PhD opportunities in threatened species conservation and ecology

Wed, 09 Aug 2017

PhD programs
We are offering two exciting opportunities to undertake PhD programs at the Fenner School of Environment and Society at The Australian National University. The scope of potential research is broad, but must have a clear focus on the ecology and conversation of threatened species in south-eastern Australia. High value is placed on field-based, empirical projects.

Applicants are strongly encouraged to contact Professor David Lindenmayer to discuss potential projects. The PhD scholars will be supervised by Professor, Dr Ben Scheele, Dr Natasha Robinson, and other researchers at the Fenner School of Environment and Society. Professor Lindenmayer’s group includes some of the Australia’s leading ecologists and conservation scientists. Research within the group addresses a diverse range of topics across mammals, frogs, birds, reptiles and plants. Past PhD graduates have a strong record of employment in academic, government and NGO sectors.

The successful applicants will be offered a PhD supplementary stipend of AUD$6000 p.a. additional to their PhD scholarship stipend from other sources. Operational funding of $8,000 and other support will be available for fieldwork and other expenses of the project. The supplementary stipend will be offered for three years with a possible six month extension.

See the ANU website for more details including, candidate requirements and how to apply. Information on stipend-scholarships is available here.  Applications close 15 August 2017 for international students or 15 October 2017 for domestic students. 


Research at The Australian National University

In the latest World University Rankings, The Australian National University was the top institution in Australia for environmental research and ranked within the world top ten. The Fenner School of Environment and Society has a large, dynamic community of PhD students who are provided with high quality office facilities, computer and statistical support, and access to field equipment, laboratory facilities and a fleet of 4WD vehicles. Students are encouraged to collaborate widely and attend national and international conferences.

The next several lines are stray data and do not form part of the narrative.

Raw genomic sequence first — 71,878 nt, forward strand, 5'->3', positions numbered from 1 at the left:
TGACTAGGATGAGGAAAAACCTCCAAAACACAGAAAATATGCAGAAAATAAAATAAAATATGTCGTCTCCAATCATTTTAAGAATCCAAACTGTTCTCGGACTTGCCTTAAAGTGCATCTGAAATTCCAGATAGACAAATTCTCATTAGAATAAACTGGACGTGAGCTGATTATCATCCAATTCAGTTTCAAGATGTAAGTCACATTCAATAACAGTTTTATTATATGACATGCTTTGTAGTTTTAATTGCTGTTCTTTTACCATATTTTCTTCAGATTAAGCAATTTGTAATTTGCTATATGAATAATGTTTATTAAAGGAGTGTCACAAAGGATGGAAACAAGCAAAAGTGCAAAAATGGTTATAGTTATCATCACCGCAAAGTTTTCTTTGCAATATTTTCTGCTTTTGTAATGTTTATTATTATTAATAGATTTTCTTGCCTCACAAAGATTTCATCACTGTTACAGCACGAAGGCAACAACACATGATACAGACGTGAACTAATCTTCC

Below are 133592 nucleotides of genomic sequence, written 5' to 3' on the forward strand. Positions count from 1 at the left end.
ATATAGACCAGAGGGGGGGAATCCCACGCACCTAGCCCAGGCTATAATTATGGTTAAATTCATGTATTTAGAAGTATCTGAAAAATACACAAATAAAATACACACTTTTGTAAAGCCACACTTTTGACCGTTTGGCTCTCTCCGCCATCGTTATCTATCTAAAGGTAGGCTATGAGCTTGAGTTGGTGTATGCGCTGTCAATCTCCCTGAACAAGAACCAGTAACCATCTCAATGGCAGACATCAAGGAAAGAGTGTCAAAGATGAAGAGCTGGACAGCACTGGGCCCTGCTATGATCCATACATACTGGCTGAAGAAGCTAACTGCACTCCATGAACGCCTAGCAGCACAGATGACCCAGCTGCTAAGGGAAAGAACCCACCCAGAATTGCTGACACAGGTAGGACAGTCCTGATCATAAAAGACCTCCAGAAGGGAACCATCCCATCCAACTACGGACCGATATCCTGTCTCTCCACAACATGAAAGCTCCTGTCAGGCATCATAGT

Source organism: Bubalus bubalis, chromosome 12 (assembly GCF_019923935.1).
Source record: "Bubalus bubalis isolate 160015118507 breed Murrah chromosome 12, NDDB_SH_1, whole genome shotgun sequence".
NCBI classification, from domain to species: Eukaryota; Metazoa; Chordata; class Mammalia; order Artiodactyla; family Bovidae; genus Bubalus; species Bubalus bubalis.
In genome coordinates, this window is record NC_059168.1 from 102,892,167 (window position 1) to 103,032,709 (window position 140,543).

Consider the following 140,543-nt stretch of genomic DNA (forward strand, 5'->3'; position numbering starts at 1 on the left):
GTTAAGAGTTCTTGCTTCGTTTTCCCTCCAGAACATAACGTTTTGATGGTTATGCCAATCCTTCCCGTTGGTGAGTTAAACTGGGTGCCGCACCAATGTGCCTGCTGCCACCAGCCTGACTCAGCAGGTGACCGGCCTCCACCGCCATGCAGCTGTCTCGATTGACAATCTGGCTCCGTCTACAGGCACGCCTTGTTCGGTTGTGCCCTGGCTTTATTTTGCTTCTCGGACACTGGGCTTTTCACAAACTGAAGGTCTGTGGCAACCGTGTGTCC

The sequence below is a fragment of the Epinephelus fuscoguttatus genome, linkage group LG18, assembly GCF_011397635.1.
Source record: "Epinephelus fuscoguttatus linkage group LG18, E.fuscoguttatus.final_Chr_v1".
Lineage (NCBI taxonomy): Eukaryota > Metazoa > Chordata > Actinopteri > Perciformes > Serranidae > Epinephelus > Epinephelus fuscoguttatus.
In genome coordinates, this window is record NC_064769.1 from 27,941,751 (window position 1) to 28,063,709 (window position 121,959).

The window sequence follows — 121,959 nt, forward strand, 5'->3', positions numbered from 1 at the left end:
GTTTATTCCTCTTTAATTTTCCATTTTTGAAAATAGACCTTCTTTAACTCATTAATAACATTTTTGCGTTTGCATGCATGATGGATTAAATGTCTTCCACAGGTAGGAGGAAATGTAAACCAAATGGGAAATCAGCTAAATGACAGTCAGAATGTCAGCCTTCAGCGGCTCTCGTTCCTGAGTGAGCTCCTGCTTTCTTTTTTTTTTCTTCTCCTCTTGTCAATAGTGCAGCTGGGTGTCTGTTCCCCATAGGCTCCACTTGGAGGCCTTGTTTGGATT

More information about the NESP Threatened Species Recovery Hub

The NESP Threatened Species Recovery Hub is supported by funding through the Australian Government’s National Environmental Science Programme (NESP), and matched by contributions from 10 of the country’s leading academic institutions and the Australian Wildlife Conservancy.

The Hub works closely with more than two-dozen collaborating organisations, including management agencies and conservation groups, to ensure its research has an on-ground impact in threatened species management. It brings together leading ecological experts to support the recovery of Australia’s threatened species and ecological communities.

 

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